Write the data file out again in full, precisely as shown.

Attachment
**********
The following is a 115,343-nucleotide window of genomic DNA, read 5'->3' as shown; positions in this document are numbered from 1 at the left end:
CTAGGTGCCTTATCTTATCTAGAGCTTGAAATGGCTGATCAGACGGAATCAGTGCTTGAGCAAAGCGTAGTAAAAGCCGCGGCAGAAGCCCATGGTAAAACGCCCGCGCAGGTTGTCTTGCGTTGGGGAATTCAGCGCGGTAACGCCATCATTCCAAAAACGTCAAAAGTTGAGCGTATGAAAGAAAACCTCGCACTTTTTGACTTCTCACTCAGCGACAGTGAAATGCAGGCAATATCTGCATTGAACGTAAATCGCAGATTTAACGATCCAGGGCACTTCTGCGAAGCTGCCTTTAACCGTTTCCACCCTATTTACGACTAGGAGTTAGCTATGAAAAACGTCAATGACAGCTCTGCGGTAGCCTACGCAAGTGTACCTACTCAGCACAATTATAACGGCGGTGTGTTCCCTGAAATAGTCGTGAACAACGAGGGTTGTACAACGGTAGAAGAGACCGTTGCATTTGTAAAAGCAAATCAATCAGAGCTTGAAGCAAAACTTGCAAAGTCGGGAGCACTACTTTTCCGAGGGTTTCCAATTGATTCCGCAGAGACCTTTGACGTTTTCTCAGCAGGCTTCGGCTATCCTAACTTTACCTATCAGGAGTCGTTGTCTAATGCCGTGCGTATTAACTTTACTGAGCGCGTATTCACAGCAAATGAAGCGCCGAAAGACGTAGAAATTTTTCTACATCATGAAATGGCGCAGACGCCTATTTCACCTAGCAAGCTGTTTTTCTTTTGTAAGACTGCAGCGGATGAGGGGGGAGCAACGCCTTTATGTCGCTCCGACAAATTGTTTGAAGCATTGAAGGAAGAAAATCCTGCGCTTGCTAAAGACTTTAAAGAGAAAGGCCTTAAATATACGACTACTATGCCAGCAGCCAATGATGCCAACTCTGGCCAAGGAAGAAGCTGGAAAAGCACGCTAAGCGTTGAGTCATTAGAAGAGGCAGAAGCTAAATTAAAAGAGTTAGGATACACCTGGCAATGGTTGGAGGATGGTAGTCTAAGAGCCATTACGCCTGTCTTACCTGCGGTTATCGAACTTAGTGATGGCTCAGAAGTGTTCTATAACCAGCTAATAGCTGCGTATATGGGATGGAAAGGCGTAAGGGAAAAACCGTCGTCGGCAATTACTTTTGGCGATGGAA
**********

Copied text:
The following is a 115,343-nucleotide window of genomic DNA, read 5'->3' as shown; positions in this document are numbered from 1 at the left end:
CTAGGTGCCTTATCTTATCTAGAGCTTGAAATGGCTGATCAGACGGAATCAGTGCTTGAGCAAAGCGTAGTAAAAGCCGCGGCAGAAGCCCATGGTAAAACGCCCGCGCAGGTTGTCTTGCGTTGGGGAATTCAGCGCGGTAACGCCATCATTCCAAAAACGTCAAAAGTTGAGCGTATGAAAGAAAACCTCGCACTTTTTGACTTCTCACTCAGCGACAGTGAAATGCAGGCAATATCTGCATTGAACGTAAATCGCAGATTTAACGATCCAGGGCACTTCTGCGAAGCTGCCTTTAACCGTTTCCACCCTATTTACGACTAGGAGTTAGCTATGAAAAACGTCAATGACAGCTCTGCGGTAGCCTACGCAAGTGTACCTACTCAGCACAATTATAACGGCGGTGTGTTCCCTGAAATAGTCGTGAACAACGAGGGTTGTACAACGGTAGAAGAGACCGTTGCATTTGTAAAAGCAAATCAATCAGAGCTTGAAGCAAAACTTGCAAAGTCGGGAGCACTACTTTTCCGAGGGTTTCCAATTGATTCCGCAGAGACCTTTGACGTTTTCTCAGCAGGCTTCGGCTATCCTAACTTTACCTATCAGGAGTCGTTGTCTAATGCCGTGCGTATTAACTTTACTGAGCGCGTATTCACAGCAAATGAAGCGCCGAAAGACGTAGAAATTTTTCTACATCATGAAATGGCGCAGACGCCTATTTCACCTAGCAAGCTGTTTTTCTTTTGTAAGACTGCAGCGGATGAGGGGGGAGCAACGCCTTTATGTCGCTCCGACAAATTGTTTGAAGCATTGAAGGAAGAAAATCCTGCGCTTGCTAAAGACTTTAAAGAGAAAGGCCTTAAATATACGACTACTATGCCAGCAGCCAATGATGCCAACTCTGGCCAAGGAAGAAGCTGGAAAAGCACGCTAAGCGTTGAGTCATTAGAAGAGGCAGAAGCTAAATTAAAAGAGTTAGGATACACCTGGCAATGGTTGGAGGATGGTAGTCTAAGAGCCATTACGCCTGTCTTACCTGCGGTTATCGAACTTAGTGATGGCTCAGAAGTGTTCTATAACCAGCTAATAGCTGCGTATATGGGATGGAAAGGCGTAAGGGAAAAACCGTCGTCGGCAATTACTTTTGGCGATGGAA